April 1961 Popular Electronics
Wax nostalgic about and learn from the history of early electronics. See articles
published October 1954 - April 1985. All copyrights are hereby acknowledged.
The late 1950s and early
1960s were the dawn of the Space Age, beginning unofficially with the launch of
Electronics magazine put a lot of effort into educating the public on advances
in space electronics, including not just the spaceborne platforms, but also ground
tracking and communicating equipment. Much hardware was launched into orbit in the
early years without giving much thought to the hazards or space debris. Failures
in the form of explosions scattered chunks widely, but fortunately most were low
enough to have their orbits degrade and re-enter the atmosphere. One interesting
tidbit reported in this article that I didn't know was that the TV camera lens on
the TIROS 2
weather satellite was defocused during launch (due to positional shifting from vibration
and G forces, I suppose) and crippled the image quality severely.
Have you ever stopped to think where our satellite program would be without electronics?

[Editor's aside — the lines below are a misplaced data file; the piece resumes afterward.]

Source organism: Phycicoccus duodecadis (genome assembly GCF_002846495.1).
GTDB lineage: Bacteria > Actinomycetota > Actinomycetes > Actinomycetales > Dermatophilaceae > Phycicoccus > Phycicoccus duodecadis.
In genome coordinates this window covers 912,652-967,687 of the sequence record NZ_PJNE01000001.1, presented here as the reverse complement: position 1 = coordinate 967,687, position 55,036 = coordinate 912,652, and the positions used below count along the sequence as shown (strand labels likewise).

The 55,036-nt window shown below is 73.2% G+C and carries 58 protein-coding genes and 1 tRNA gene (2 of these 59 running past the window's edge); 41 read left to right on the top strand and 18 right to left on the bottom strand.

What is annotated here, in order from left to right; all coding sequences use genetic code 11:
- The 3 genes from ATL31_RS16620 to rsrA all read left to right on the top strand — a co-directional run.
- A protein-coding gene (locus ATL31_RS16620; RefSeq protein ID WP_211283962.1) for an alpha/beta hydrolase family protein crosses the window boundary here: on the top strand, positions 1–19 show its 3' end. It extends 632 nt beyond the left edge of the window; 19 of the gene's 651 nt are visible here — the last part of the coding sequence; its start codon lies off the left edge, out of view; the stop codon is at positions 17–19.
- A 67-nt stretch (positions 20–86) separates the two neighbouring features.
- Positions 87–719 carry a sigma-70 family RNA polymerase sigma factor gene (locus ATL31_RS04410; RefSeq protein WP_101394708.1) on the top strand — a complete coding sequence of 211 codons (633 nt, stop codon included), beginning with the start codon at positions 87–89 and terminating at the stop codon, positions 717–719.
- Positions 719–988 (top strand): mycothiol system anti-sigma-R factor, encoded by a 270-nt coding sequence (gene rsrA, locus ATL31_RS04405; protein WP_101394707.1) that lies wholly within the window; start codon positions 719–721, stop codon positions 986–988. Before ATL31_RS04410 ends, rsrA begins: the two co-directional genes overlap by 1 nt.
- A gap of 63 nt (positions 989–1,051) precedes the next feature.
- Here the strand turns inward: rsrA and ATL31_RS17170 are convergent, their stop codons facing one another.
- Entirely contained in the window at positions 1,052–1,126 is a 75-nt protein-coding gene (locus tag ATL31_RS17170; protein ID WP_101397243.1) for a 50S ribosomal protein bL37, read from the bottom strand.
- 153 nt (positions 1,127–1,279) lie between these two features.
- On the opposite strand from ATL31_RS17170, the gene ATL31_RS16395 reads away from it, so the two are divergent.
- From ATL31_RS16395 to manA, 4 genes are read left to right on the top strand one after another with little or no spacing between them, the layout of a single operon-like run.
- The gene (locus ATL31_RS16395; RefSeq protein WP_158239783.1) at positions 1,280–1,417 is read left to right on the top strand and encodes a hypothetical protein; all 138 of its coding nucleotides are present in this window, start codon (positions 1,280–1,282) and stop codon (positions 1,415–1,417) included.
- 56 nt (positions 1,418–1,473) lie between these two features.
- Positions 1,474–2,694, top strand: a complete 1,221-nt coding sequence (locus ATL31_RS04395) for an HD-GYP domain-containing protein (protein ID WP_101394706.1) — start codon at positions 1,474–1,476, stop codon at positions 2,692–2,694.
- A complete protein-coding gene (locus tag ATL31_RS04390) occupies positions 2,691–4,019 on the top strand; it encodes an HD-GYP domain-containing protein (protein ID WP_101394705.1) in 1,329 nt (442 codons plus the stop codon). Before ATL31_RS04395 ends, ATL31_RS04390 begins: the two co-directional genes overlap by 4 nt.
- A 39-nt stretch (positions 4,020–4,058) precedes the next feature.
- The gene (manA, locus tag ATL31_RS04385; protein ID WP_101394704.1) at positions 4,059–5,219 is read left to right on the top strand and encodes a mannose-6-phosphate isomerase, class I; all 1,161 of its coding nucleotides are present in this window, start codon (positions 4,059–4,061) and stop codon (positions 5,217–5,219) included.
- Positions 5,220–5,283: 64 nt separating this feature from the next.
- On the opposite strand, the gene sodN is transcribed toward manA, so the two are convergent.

The answer obviously is "nowhere." Without radio signals, for example, our satellites
would be big chunks of scrap metal floating around in space.
The National Aeronautics and Space Administration has proposed
sending seven spacecraft to the moon in 1963 - 1965. Given the code name, "Surveyor,"
these fully automatic satellites will soft-land on the moon and send back TV pictures
of the surface. They will also conduct a number of other experiments to determine
the content and texture of the lunar surface. The model shown here was developed
by Hughes Aircraft.
As this column goes to press, a Juno II is being readied at Cape
Canaveral. The payload is now called NASA S-45, but if the shot is successful it
will become Explorer X. Destined to study the ionosphere, this unusual satellite
will transmit on six different radio frequencies. The ring antenna will be used
on the lower frequencies - it is designed to unfold after separation from the fourth
These Soviet radio-telescope antennas are located in the Caucasus
Mountains. Similar antennas are probably used to operate the telemetering transmitters
on LUNIK IV. SOVFOTO
One method of satellite tracking. General Electric's optical
tracker using a high-power telescope and special TV image pickup tube.
Another method of satellite tracking. The new 33 element helical